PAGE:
How To Deal With Otters - News, Sports and Weather

How To Deal With Otters

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On Friday, a family lost their Lab when a group of otters drowned the dog on Echo Lake. This makes the third incident of otter violence this month.

Five-year-old Trudy, a Yellow Lab, loves the water at Echo Lake, and so does her owner, Penny Richardson.

"It's always warm here, the water's warm," said Richardson.

She and her friends come to Echo Lake about once a week for one of their favorite summer pastimes: ottering.

"It all started when my husband and I were watching some nature show," explained Richardson, "There were all these beavers being really industrious, cutting down trees and making dams, then it switched to otters and so the otters were goin' up the hill and slidin' down into the water just havin' a great time so my husband looked at me and says 'I'm a beaver you're an otter.'"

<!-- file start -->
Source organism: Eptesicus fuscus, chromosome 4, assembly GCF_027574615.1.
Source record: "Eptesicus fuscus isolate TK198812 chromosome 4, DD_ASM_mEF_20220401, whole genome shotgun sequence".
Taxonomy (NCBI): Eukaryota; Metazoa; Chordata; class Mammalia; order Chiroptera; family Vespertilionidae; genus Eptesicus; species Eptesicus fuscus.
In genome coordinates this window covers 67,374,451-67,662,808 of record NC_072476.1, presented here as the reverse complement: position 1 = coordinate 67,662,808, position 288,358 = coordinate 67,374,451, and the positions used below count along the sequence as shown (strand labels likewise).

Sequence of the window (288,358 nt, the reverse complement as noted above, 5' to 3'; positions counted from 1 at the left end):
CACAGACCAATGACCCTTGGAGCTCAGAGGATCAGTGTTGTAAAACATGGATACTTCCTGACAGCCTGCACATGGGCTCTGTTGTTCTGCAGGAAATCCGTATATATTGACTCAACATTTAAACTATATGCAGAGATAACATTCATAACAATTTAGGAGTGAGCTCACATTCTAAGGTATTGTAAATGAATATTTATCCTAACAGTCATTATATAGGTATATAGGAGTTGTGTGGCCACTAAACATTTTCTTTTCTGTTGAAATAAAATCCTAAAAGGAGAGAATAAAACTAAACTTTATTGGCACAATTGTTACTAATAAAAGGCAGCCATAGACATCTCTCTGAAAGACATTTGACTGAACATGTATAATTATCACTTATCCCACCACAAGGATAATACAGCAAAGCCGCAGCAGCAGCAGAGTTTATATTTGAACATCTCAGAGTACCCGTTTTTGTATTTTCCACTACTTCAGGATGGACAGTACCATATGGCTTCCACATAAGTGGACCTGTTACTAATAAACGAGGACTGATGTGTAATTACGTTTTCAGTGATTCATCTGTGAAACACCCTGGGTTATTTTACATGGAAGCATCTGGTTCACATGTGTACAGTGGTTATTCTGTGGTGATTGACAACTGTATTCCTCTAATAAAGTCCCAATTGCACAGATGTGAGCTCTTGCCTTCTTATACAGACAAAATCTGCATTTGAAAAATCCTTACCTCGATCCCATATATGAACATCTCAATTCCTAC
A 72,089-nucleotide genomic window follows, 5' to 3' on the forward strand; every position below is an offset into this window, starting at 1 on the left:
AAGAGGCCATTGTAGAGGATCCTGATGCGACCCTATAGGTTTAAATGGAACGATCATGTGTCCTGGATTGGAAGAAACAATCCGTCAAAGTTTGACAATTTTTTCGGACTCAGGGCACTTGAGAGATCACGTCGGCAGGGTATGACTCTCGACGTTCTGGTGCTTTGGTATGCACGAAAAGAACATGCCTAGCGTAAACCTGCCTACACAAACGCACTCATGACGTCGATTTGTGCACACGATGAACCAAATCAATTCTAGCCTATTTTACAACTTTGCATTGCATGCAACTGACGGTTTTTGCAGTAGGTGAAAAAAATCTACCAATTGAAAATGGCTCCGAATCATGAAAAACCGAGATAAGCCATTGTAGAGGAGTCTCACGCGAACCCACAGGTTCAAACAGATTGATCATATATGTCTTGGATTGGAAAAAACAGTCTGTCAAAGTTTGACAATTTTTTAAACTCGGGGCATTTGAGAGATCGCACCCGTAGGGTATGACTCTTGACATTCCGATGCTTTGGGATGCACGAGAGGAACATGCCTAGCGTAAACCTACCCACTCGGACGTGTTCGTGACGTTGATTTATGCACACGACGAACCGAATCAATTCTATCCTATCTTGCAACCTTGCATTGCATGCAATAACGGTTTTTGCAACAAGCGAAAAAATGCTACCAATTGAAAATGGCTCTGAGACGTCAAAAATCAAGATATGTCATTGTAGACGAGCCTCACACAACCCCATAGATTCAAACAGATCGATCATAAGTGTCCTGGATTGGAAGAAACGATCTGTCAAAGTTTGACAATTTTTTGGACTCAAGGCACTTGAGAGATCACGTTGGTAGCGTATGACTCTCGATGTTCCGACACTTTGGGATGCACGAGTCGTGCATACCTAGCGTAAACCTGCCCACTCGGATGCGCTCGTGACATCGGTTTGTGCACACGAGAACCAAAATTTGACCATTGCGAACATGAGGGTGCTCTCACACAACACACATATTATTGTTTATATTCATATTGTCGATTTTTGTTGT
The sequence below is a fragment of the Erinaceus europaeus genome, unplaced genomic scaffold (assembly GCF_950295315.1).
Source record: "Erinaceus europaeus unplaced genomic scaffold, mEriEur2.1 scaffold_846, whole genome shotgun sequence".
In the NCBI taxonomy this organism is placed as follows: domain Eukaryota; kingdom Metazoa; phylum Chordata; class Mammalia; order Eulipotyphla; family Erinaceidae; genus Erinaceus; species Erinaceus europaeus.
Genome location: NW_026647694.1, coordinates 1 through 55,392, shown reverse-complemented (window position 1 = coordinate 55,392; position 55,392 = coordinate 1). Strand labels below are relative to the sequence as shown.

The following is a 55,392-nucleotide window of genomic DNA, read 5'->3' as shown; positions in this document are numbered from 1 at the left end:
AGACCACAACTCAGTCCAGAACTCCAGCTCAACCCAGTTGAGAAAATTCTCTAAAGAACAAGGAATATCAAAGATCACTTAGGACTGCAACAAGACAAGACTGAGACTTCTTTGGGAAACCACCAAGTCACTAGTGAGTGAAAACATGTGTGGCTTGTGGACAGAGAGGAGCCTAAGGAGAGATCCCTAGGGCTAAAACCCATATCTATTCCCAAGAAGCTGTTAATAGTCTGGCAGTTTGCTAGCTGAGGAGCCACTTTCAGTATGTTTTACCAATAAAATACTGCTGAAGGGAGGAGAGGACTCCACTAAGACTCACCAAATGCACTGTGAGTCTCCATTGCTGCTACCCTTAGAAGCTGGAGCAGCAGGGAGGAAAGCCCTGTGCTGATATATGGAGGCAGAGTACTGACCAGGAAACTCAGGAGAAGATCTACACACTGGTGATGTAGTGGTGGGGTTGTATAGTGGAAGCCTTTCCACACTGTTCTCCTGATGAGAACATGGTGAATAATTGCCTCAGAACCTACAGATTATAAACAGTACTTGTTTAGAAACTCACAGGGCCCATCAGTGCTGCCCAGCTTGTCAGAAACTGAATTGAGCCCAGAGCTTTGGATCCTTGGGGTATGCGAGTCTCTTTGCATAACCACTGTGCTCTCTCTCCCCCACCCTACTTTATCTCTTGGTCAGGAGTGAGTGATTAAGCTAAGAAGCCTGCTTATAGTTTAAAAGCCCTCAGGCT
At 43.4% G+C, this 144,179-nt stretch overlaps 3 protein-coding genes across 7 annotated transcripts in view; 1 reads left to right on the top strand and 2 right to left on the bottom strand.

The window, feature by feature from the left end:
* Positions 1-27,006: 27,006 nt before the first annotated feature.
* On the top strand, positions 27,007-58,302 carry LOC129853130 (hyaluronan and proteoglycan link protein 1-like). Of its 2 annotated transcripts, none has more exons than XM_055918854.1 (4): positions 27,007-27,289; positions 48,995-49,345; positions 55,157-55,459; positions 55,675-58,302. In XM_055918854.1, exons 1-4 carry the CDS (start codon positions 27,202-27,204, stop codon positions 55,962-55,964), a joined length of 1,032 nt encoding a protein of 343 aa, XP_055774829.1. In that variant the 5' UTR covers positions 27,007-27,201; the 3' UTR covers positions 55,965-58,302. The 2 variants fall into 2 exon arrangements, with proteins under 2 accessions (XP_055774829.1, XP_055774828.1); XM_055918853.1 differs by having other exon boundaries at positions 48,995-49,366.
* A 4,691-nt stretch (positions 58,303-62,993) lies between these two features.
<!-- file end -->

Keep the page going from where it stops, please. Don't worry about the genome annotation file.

Not all days on the lake are so peaceful. Friday evening, a group of otters attacked and drowned a Black Lab about Trudy's size in these waters. However, this kind of violence is rare, according to wildlife manager Jim Williams.

"We have literally hundreds of thousands of swimmers in the summer here with no issues," said Williams, "so I wouldn't worry really at all."

Williams said he believes the two otter attacks this month can likely be chalked up to maternal instinct.

"This adult female was probably defending her kids," he explained, "In this case she probably perceived the dog in the lake as a threat and acted accordingly."

Most people, Richardson included, never lay eyes on an otter. Williams says common sense is key for the few who get to see these elusive critters.

"If it's a family unit no matter what type of mammal it is you know, be very careful and give it space," said Williams.

When asked if she plans to visit some other spot instead of Echo Lake in light of the latest otter attacks, Richardson answered with a resounding "no!"

Currently FWP is not actively searching for the otters that attacked on Friday.

While threats from otters are rare in Montana, Williams mentioned that the state with the most otter attacks is Florida.

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